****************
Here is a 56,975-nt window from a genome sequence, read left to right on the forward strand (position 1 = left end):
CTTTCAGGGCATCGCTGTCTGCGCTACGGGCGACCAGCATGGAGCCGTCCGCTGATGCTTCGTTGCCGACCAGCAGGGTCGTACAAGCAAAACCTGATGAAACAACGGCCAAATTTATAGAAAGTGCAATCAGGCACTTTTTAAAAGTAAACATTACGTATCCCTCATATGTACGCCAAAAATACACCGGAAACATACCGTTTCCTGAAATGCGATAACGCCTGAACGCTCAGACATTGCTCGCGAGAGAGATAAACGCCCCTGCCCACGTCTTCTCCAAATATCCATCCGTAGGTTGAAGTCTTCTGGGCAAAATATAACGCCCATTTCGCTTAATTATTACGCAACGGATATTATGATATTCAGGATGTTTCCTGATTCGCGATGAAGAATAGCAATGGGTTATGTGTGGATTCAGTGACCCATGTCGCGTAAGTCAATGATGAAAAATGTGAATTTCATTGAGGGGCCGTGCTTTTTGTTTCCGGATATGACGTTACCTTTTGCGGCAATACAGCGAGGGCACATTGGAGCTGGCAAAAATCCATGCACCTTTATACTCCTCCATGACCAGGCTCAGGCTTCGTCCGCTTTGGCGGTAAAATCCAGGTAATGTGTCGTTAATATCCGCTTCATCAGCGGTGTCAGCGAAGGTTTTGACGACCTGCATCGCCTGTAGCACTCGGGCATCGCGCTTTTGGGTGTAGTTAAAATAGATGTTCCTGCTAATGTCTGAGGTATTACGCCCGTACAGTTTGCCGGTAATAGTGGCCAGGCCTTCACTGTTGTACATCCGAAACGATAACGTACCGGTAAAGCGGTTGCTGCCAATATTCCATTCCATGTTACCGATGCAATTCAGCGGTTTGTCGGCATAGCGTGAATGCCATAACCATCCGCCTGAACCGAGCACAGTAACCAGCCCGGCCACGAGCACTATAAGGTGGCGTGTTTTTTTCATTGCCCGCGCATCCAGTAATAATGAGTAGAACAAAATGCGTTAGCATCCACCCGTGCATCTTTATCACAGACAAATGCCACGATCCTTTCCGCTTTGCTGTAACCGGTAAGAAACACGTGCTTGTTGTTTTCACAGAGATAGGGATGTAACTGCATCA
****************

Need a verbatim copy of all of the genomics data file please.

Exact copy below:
Here is a 56,975-nt window from a genome sequence, read left to right on the forward strand (position 1 = left end):
CTTTCAGGGCATCGCTGTCTGCGCTACGGGCGACCAGCATGGAGCCGTCCGCTGATGCTTCGTTGCCGACCAGCAGGGTCGTACAAGCAAAACCTGATGAAACAACGGCCAAATTTATAGAAAGTGCAATCAGGCACTTTTTAAAAGTAAACATTACGTATCCCTCATATGTACGCCAAAAATACACCGGAAACATACCGTTTCCTGAAATGCGATAACGCCTGAACGCTCAGACATTGCTCGCGAGAGAGATAAACGCCCCTGCCCACGTCTTCTCCAAATATCCATCCGTAGGTTGAAGTCTTCTGGGCAAAATATAACGCCCATTTCGCTTAATTATTACGCAACGGATATTATGATATTCAGGATGTTTCCTGATTCGCGATGAAGAATAGCAATGGGTTATGTGTGGATTCAGTGACCCATGTCGCGTAAGTCAATGATGAAAAATGTGAATTTCATTGAGGGGCCGTGCTTTTTGTTTCCGGATATGACGTTACCTTTTGCGGCAATACAGCGAGGGCACATTGGAGCTGGCAAAAATCCATGCACCTTTATACTCCTCCATGACCAGGCTCAGGCTTCGTCCGCTTTGGCGGTAAAATCCAGGTAATGTGTCGTTAATATCCGCTTCATCAGCGGTGTCAGCGAAGGTTTTGACGACCTGCATCGCCTGTAGCACTCGGGCATCGCGCTTTTGGGTGTAGTTAAAATAGATGTTCCTGCTAATGTCTGAGGTATTACGCCCGTACAGTTTGCCGGTAATAGTGGCCAGGCCTTCACTGTTGTACATCCGAAACGATAACGTACCGGTAAAGCGGTTGCTGCCAATATTCCATTCCATGTTACCGATGCAATTCAGCGGTTTGTCGGCATAGCGTGAATGCCATAACCATCCGCCTGAACCGAGCACAGTAACCAGCCCGGCCACGAGCACTATAAGGTGGCGTGTTTTTTTCATTGCCCGCGCATCCAGTAATAATGAGTAGAACAAAATGCGTTAGCATCCACCCGTGCATCTTTATCACAGACAAATGCCACGATCCTTTCCGCTTTGCTGTAACCGGTAAGAAACACGTGCTTGTTGTTTTCACAGAGATAGGGATGTAACTGCATCA